Since Sony first announced that it will shutter its five-year-old PlayStation Vue service at the end of January, the general reaction from the media-tech world has been a shrug.
The rising costs of program licensing has rendered the business model for so-called virtual MVPDs like PlayStation Vue moot. In Vue’s case, further raising the price of its $50 base tier—a necessary move to sustain any level of profitability—meant encroaching into a dicey pricing proposition where there was little incentive for consumers to give up their full linear pay TV bundle.
Certainly, in a business in which rivals Hulu Live TV, Sling TV, YouTube TV, AT&T TV Now, fuboTV and Philo are all live-streaming varying iterations of skinny linear network bundles at razor-thin profit margins, it wasn’t a matter of if a vMVPD—or two!—would go, but when.
That the first to go was PlayStation Vue—which was labeled as “DOA” by a Diffusion Group analyst after the service rolled out in March 2015 without ESPN—wasn’t a surprise.
“Unfortunately, the highly competitive pay TV industry, with expensive content and network deals, has been slower to change than we expected,” blogged John Kodera, deputy president of Sony Interactive Entertainment, in an October statement announcing the pending closure of PlayStation Vue. “Because of this, we have decided to remain focused on our core gaming business.”
With the announcement coming about six months after Sony divested from Crackle, Vue’s shuttering was also seen as yet another awkward retrenchment by Sony from a digital venture. But Sony’s five-year Vue gambit can be, er, viewed from another perspective: as a noble, ambitious, somewhat quixotic media venture, with the Japanese media-tech conglomerate deemed successful merely for having tried in the first place.
These days, vMVPDs are generally considered part of the old linear universe. The launches—and pending launches—of Disney+, Apple TV+, HBO Max and Peacock have officially ushered in the age of disaggregation of video services into on-demand, streaming platforms, delivered directly to consumers by media companies. In terms of any re-aggregation and bundling, it’s the Amazon Channels model that’s seen as the future.
Going back five years, to that moment when Sony gestated PlayStation Vue, feels like five decades ago in OTT time. But back then, the live streaming of traditional, linear broadcast and cable networks was viewed as the revolution. Back in 2014, the Wall Street Journal had a string of anonymously sourced reports about Apple working on an ambitious plan to rope in hundreds—nay, thousands—of local broadcast affiliates. Not only would you be able to watch ESPN, TNT and Comedy Central on your iPhone, but you’d get your local ABC, CBS, FOX and NBC station, too.
Apple was going to make good on the vision of its late founder, Steve Jobs, to “solve the problem” of TV. And that vision was, essentially, a robust version of the vMVPD as we’ve come to know it.
But it was Sony that actually made good on the promise.
Launching at CES in January 2015, Dish Network was actually the first vMVPD in the market, bundling a handful of major cable networks in a live-streamed service full of technical glitches, all for $20 a month.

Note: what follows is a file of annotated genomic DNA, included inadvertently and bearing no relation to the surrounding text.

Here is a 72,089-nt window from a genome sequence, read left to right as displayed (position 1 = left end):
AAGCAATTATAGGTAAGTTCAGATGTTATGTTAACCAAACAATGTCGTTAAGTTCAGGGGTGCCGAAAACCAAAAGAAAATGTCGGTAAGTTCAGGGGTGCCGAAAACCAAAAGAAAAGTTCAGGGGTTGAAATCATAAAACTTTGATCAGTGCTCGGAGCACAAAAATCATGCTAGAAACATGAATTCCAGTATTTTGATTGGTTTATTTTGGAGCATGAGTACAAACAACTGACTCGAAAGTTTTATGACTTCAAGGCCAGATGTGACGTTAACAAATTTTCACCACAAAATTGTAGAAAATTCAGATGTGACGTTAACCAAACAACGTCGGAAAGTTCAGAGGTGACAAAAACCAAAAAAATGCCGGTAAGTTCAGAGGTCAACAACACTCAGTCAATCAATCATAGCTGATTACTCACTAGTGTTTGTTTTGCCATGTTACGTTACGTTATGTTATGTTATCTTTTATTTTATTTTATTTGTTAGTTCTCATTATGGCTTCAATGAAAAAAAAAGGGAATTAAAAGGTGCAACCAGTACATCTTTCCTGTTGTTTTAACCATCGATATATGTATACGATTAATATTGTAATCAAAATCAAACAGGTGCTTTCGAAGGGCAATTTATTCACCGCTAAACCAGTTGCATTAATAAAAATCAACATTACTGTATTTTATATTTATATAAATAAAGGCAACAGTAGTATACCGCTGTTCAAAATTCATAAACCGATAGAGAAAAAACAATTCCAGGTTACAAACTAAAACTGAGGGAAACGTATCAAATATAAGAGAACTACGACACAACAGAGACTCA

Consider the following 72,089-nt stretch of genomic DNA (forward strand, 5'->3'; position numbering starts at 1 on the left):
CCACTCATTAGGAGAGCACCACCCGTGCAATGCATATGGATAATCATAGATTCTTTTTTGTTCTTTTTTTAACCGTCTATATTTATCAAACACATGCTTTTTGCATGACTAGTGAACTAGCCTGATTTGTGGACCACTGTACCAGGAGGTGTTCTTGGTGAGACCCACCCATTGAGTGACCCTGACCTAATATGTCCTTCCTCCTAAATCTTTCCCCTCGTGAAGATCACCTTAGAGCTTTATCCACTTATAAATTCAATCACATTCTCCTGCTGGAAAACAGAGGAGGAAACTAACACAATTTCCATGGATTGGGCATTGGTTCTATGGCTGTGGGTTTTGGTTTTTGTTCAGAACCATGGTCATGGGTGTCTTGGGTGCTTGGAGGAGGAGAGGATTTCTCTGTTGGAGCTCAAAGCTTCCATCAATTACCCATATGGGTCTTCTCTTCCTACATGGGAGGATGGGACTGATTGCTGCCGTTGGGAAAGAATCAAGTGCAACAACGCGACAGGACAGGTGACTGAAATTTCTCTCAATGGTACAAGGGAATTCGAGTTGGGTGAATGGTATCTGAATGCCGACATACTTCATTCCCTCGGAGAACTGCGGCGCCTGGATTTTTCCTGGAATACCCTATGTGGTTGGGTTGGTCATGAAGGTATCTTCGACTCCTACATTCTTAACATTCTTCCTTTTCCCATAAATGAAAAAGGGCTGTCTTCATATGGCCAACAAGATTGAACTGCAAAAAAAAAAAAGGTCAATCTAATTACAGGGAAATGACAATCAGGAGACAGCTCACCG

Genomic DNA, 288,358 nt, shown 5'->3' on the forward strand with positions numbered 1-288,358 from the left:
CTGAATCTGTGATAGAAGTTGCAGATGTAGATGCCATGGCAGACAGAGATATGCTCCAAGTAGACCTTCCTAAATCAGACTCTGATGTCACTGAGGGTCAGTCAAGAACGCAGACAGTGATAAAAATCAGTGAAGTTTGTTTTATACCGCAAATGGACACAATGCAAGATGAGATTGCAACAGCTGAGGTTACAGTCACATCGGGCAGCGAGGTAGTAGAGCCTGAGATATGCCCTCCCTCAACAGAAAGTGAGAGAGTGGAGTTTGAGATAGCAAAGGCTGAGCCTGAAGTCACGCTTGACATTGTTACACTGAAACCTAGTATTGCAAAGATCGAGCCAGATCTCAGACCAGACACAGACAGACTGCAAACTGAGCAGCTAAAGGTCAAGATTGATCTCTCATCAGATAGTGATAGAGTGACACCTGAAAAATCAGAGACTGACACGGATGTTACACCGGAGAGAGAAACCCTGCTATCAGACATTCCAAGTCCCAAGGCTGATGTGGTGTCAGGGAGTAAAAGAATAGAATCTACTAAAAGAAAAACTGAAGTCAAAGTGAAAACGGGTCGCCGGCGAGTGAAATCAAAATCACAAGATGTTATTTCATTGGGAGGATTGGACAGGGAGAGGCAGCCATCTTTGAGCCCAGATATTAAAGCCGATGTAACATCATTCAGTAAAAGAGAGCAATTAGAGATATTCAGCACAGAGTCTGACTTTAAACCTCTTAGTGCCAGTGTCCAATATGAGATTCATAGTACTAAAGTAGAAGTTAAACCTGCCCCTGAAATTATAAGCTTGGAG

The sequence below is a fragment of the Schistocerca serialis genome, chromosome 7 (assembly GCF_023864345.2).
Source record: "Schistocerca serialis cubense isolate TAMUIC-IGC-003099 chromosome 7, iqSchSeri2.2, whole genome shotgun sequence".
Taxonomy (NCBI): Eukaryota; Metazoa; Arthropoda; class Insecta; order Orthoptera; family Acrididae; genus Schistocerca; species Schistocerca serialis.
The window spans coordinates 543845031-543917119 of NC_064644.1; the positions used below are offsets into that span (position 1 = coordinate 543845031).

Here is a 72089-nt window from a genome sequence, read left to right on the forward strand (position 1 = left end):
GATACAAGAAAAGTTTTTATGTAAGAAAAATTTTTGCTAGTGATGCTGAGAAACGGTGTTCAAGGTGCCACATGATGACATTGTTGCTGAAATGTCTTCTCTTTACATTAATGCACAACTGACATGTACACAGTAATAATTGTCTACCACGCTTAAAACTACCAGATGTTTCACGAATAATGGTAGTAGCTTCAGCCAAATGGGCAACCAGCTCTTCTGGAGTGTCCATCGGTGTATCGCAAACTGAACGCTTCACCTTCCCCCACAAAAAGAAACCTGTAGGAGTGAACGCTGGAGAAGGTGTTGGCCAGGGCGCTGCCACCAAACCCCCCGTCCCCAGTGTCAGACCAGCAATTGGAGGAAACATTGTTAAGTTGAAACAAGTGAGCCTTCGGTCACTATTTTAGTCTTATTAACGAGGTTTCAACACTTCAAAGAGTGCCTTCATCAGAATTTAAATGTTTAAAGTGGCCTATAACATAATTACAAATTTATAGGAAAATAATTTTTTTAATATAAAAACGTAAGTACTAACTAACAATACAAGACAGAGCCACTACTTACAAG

Sony slowly rolled out Vue, meanwhile, with a robust base-tier package, priced at $50 a month for 85 channels, usually unfurling into new markets only when it could deliver the local broadcast networks. Eventually, Sony came to terms with The Walt Disney Company, adding ESPN, and it began to amass a very linear-pay-TV-like collection of regional sports networks. Its distribution extended far beyond the PlayStation 4 video console to every major OTT and mobile platform. PS Vue even offered a cloud DVR.
It was the full pay TV experience, signed up for without a contract or truck roll, positioned to be cancelled at any time the consumer chose. But starting with the arrival of AT&T’s erstwhile DirecTV Now back in November 2016, which was priced at only $35 a month, the market changed fast.
Among the major OTT services, PlayStation Vue routinely ranked high in customer satisfaction, its technology underpinned by Disney’s acclaimed BAMTech. But Sony was never very forthcoming about how many customers Vue had (eMarketer pegs Vue at around 800,000 users). The platform’s traction in the marketplace—light in humble beginnings that included little in the way of national promotion—never seemed to improve as a flurry of new competitors like Hulu, YouTube and AT&T/DirecTV entered the vMVPD scene.
Indeed, whenever a high-ranking Sony executive would address the topic of PlayStation Vue, words were carefully parsed to see how committed the conglomerate remained to the service. Kodera told Sony investors as recently as May of last year that Vue was still a vital part of Sony’s plan to emphasize subscription services that could play on its installed base of PlayStation 4 consoles.
In the end, though, Sony was never able to develop an edge for Vue with advanced advertising—an attribute that has kept Sling TV, Hulu Live TV and YouTube TV’s backers in the game.
“Advertisers are eager to tap into the small slice of video ad inventory that operators get as part of most carriage agreements," wrote Seth Shafer, a research analyst with Kagan, a media market research group within S&P Global Market. "Sony largely lacked that same component, so it may have been more challenging for the company to monetize its video ad inventory through Vue."
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